By 1939, the Sun Oil Company was producing more than 12.3 million barrels of oil a year, up from 6.7 million barrels a decade earlier. During the Second World War, the company produced fuel for use by the U. S. Air Force and saw four of its ships sunk during wartime service. During the first six months of 1945, the Marcus Hook Refinery was refining and shipping more than 1.1 million barrels of oil a month to the allied effort.
Intensified wartime oil production served the company well after 1945. Oil fields in Louisiana and Texas had been discovered and drilled. Such discoveries were crucial to Sun; without them, their production have would declined.
In 1947, J. Howard Pew stepped aside as president of the company. While remaining a director on the board, he was replaced by the company's comptroller, Robert G. Dunlop. Joseph Pew, Jr., became the company's chairperson.
On the transportation side, Sun Oil Company joined with the giant Standard Oil Company, based in Ohio, in 1949, to build the 1,000-mile Texas to Ohio mid-valley pipe line, which provided a new source of crude for the Toledo refinery. In December 1951, all company pipe lines were brought under the umbrella control of the Sun Pipe Line Company, a wholly owned subsidiary to be run by William Kinsolving.
Regarding production, in 1954, Sun Oil Company looked overseas for new crude oil sources. Oil from the Arab Gulf was secured and exploration for added sources was ongoing in Latin America, Pakistan, and the Bahamas. Two wells, pumping 6,000 barrels of oil daily, were successfully drilled in Venezuela in 1957. The company also began drilling for natural gas reserves in the American Midwest.
By 1960, the company was producing more than 54 million barrels of oil annually, some of which came from wells in Canada overseen by a subsidiary office in Calgary. Crude reserves held by Sun totalled nearly one billion barrels. Overall company sales that year topped $755.4 million, producing net profits of $14.7 million.
Committed to product research and development, Sun built an applied physics center at Newton Square, Pennsylvania, in 1956. This center aimed at developed modernized refining processes and applying physics to solving problems in the production and distributions of company products. To develop new oil and petrochemical sources, the company built a $2.5 million research laboratory at the Marcus Hook refinery the following year. By 1958, Sun Oil Company service stations throughout North America offered six grades of Sunoco motor oil to customers.
Attempts at finding natural gas reserves in the North Sea off of Scotland were rewarded in the early 1960s. Similar natural gas finds were made in the Arab Gulf off the coasts of Iran and Dubai. In 1964, work began on the Great Canadian Oil Sands Ltd. plant in northern Alberta. The plant would make synthetic crude from the Athabasca tar sands.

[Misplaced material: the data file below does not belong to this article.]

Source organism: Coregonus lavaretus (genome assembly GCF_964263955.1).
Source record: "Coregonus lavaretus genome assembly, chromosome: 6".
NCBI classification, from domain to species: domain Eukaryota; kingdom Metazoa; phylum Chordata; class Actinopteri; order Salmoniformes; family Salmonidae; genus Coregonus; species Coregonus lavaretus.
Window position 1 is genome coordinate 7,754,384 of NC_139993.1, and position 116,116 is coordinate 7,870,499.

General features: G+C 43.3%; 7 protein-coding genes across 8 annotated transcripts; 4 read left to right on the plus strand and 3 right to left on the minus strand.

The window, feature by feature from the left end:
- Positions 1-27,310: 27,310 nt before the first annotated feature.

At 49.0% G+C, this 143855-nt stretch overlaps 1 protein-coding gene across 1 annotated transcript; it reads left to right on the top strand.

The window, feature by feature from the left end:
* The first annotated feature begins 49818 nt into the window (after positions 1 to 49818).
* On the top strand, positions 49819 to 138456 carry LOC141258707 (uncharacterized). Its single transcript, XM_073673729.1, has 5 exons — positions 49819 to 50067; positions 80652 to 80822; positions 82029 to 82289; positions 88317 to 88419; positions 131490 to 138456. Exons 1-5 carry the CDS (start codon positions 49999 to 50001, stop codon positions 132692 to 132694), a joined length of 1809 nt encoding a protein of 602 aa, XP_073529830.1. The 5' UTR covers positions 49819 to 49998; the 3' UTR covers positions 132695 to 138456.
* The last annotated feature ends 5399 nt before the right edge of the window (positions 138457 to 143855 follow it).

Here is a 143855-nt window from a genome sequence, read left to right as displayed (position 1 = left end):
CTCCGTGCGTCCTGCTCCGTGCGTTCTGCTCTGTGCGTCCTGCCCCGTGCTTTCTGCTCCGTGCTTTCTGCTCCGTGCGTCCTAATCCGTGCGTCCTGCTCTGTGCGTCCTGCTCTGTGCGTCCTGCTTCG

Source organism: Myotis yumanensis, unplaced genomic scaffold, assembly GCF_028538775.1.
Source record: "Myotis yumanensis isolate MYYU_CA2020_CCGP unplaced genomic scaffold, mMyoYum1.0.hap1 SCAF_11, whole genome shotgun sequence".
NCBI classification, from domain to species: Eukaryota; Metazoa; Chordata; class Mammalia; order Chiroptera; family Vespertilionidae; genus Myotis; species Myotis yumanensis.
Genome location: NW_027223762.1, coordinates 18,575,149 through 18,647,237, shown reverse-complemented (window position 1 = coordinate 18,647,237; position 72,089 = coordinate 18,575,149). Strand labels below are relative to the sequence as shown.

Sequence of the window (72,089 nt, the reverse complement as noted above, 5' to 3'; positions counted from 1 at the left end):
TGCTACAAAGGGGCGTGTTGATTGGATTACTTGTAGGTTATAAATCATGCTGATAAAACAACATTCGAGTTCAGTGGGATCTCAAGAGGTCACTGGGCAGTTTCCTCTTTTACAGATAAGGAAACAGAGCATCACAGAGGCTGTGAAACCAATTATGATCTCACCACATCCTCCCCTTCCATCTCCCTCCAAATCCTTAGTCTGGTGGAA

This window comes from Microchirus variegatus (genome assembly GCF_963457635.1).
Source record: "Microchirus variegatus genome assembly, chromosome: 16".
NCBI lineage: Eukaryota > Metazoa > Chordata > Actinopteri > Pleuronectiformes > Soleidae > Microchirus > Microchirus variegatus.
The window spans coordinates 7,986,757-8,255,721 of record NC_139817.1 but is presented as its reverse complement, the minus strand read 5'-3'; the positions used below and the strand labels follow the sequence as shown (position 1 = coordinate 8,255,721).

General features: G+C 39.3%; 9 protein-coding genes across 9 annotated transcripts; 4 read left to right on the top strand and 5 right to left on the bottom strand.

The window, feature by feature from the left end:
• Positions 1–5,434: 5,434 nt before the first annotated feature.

The company's total net assets topped $1 billion in 1967. Profits that year reached $108.6 million. Sun Oil Company entered a merger with the Tulsa-based Sunray DX Oil Company. The combined operation--employing two divisions, one for manufacturing, marketing, and transportation and the other for exploration and production--began with more than $2 billion in net assets, and profits of $164.4 million in its first year of operation.
The two divisions in 1971 became separate legal companies, Sun Oil Company of Pennsylvania and Sun Oil Company, registered in Delaware. Also that year, J. Howard Pew died and his position on the board was filled by Robert Dunlop. In addition to his new responsibilities as company chairperson, Dunlop continued as chief executive officer until 1974 when he was succeeded by Robert Sharbaugh.
In 1973, the oil industry was shocked by the OPEC oil scandal. Sun and other companies began to operate amid public suspicion of the huge profits they were apparently reaping amid shortages at the gas pump. The price of gas rose, skyrocketing 12-fold by the end of the decade, and the climate produced widespread changes at Sun. In 1975, the company went through a wide ranging restructuring. A new corporate headquarters was built and opened in July 1976. Operations were divided into 14 units, and two property companies were established to watch over the company's vast real estate holdings. Each operating unit was to be a separate entity, with its own management structure. Thus the company was given flexibility at a time when industry change had become commonplace. Robert Sharbaugh commented at the time that restructuring for Sun would become a "constant."
In 1976, the company's name was changed to Sun Company Inc., to reflect the fact that it planned to become more than just an oil company. Sun positioned itself for wider petrochemical and natural gas business opportunities in the years ahead.